[Brussels, 22 June 2011] The EWL Observatory on Violence against Women held its meeting in Brussels on 17-18 June. Composed of experts from 30 countries with extensive experience in different forms of male violence against women, the Observatory fuels the EWL work by providing expertise and content and has been instrumental in maintaining a global perspective on violence against women and in identifying critical and emerging issues.
This year’s meeting gathered experts from 26 countries, who shared their views on present challenges and strategies maintain progress and improve the situation of millions of women who are in danger. Among them, the gender neutrality of many governments’ policies is a sign of their continued reluctance to admit the existence of VAW as a structural phenomenon. The financial crisis is used to reduce/cut financial support for NGOs providing services to victims, as well as for the implementation of national action plans or legislation on VAW (where these exist). Many countries reported shelters and services being discontinued or threatened to close because of lack of funds. Some experts did report of positive changes to legislation on VAW in their country (e.g. adding stalking or sexual harassment, amending laws on sexual violence, removing the obligation of victims to file complaints before action is taken by the authorities, etc.). All of these were shared with the UN Special Rapporteur on VAW, Rashida Manjoo, who was invited to participate in a session of the Observatory meeting, after the EU Regional consultation organised by the EWL. She explained her international mandate and reiterated that all governments have an obligation to take ‘reasonable’ action to prevent, protect against, prosecute, punish and provide redress for violence against women. ’All forms of violence against women are human rights violations, and human rights are not negotiable, even in time of crisis, including economic crisis’, she said.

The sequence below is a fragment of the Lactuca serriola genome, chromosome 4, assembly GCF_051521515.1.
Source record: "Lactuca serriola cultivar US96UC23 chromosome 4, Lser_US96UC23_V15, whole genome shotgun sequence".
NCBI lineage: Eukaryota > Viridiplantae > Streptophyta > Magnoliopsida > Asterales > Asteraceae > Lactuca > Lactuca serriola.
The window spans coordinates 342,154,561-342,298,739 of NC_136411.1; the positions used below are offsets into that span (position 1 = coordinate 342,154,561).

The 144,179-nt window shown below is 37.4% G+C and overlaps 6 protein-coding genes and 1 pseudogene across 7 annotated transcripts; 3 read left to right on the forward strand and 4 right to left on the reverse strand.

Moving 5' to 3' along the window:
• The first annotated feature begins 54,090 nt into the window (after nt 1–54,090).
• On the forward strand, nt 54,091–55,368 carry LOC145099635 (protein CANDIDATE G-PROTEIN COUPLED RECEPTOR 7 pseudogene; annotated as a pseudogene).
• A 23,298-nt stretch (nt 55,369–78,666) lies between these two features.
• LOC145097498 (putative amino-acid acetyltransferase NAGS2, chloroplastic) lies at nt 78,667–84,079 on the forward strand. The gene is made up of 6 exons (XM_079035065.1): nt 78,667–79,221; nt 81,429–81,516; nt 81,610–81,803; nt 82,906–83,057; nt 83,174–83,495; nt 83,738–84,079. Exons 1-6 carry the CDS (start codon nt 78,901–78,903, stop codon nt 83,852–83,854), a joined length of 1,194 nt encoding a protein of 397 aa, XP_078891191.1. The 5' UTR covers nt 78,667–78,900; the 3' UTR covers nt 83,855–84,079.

The meeting was also the opportunity to share strategies and experiences for reinforcing alliances at national level (including national observatories on VAW) and for developing their actions by using new tools such as social media. They discussed the EWL campaign on prostitution and other work currently developed by the EWL on VAW, such as the ’Barometer on National Action Plans on VAW’ and the EIGE study on sexual violence against women done by the EWL and to which most of them are participating. The gaps in support measures, research and data on sexual violence against women are high everywhere and the experts strongly expressed the need for further action in this area. Finally, they agree that joint action would be helpful to put pressure for the signature and ratification of the Council of Europe Convention on Violence against Women, signed by only 13 Member States of the Council of Europe so far, and to the negotiation of which they actively participated.